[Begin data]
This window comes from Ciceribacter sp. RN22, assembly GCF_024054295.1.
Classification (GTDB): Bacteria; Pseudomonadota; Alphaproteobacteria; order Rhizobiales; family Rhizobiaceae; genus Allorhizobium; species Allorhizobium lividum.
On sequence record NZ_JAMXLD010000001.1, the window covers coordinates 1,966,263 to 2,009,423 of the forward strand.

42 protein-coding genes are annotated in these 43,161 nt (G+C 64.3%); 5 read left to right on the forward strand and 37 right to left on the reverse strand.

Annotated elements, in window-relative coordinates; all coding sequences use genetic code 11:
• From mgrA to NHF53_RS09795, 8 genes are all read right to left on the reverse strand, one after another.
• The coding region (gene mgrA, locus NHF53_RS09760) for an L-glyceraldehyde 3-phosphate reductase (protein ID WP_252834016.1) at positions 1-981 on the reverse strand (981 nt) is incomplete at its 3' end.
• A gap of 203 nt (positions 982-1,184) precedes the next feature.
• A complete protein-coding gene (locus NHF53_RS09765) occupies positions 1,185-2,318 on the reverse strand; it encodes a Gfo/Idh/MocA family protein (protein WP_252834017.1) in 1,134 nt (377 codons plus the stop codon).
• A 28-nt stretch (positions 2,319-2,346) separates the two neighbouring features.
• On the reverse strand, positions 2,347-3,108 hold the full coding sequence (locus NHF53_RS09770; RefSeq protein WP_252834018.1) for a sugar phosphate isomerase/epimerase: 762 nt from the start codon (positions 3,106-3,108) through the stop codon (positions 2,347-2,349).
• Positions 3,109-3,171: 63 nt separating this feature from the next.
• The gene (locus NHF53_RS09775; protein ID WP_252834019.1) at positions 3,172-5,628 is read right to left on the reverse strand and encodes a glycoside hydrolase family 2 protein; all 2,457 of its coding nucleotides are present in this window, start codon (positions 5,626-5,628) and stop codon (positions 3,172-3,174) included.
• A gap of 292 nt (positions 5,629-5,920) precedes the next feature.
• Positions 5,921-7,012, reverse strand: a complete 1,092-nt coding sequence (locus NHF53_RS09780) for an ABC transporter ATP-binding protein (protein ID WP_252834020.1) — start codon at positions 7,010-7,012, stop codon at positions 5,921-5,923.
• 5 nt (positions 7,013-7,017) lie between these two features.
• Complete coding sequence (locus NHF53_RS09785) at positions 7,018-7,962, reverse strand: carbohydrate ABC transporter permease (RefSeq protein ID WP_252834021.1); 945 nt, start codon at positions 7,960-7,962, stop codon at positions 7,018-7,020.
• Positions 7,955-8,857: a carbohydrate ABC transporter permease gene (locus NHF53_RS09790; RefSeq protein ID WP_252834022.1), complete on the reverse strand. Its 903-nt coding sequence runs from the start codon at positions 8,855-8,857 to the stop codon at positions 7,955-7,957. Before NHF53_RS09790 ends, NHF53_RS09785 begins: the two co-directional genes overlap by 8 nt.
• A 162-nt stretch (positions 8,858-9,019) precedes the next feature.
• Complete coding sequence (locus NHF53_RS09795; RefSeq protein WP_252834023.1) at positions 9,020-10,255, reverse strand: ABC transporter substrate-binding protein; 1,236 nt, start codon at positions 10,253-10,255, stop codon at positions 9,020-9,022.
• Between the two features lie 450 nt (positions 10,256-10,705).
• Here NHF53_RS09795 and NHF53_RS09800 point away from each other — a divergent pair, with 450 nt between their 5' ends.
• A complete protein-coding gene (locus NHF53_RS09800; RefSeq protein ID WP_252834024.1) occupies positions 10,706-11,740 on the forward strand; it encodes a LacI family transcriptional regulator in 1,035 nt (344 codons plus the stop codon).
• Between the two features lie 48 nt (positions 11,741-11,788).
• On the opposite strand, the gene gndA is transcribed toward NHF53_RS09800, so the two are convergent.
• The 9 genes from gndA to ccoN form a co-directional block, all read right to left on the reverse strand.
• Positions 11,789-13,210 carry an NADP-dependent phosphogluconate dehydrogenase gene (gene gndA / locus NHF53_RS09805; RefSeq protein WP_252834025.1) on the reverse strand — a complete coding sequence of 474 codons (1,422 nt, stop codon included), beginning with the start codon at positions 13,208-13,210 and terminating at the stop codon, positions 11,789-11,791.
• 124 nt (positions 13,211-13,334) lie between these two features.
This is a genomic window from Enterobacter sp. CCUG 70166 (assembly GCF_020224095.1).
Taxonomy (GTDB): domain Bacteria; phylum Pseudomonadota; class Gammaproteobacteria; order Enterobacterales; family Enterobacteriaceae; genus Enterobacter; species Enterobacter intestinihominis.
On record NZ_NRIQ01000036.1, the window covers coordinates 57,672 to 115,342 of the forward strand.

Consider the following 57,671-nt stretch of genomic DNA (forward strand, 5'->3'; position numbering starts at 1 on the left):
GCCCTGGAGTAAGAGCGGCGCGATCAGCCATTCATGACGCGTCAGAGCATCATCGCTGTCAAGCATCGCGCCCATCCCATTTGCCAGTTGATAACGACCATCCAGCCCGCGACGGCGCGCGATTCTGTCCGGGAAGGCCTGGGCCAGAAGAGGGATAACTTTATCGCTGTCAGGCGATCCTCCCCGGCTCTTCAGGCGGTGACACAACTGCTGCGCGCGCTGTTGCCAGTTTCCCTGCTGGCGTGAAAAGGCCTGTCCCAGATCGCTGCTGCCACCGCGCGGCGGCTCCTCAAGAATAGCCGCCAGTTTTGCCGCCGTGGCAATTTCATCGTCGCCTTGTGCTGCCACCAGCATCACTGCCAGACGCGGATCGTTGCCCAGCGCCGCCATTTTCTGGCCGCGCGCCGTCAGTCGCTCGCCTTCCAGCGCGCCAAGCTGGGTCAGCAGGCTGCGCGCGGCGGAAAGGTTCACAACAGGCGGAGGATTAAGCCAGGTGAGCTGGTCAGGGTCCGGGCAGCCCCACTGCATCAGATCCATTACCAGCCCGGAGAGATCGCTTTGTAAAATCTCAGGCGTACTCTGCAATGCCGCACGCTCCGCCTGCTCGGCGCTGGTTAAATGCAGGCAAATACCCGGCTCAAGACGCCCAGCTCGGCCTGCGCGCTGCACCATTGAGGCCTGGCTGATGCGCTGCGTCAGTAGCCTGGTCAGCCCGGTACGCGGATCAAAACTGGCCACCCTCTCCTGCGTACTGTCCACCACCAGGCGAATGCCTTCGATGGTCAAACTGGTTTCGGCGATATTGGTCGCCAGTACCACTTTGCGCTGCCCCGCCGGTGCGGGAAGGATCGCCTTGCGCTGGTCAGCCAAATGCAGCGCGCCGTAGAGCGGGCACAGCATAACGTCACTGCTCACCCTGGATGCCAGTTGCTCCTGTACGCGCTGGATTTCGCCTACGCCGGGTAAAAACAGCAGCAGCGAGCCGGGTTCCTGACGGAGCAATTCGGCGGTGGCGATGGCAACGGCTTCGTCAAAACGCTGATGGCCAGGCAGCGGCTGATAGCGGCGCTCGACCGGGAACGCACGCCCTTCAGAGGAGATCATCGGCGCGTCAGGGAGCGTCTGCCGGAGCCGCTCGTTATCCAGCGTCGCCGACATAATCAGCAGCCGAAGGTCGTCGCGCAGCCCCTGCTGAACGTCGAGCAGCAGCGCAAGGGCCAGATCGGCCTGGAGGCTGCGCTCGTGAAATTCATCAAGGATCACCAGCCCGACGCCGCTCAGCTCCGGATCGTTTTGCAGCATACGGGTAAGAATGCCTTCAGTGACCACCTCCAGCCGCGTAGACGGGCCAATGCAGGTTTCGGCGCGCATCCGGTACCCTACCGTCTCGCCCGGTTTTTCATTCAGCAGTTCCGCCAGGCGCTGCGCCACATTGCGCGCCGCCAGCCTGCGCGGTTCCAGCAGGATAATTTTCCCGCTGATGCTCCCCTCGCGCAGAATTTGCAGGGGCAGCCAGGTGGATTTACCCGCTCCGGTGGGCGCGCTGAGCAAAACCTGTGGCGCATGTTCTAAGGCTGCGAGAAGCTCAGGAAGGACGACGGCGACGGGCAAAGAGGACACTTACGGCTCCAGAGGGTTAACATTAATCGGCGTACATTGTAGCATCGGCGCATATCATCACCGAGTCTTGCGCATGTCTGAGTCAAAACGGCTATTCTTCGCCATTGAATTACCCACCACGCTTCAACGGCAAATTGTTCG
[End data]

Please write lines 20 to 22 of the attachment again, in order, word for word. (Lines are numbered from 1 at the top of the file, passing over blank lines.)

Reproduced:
• Complete coding sequence (locus NHF53_RS09795; RefSeq protein WP_252834023.1) at positions 9,020-10,255, reverse strand: ABC transporter substrate-binding protein; 1,236 nt, start codon at positions 10,253-10,255, stop codon at positions 9,020-9,022.
• Between the two features lie 450 nt (positions 10,256-10,705).
• Here NHF53_RS09795 and NHF53_RS09800 point away from each other — a divergent pair, with 450 nt between their 5' ends.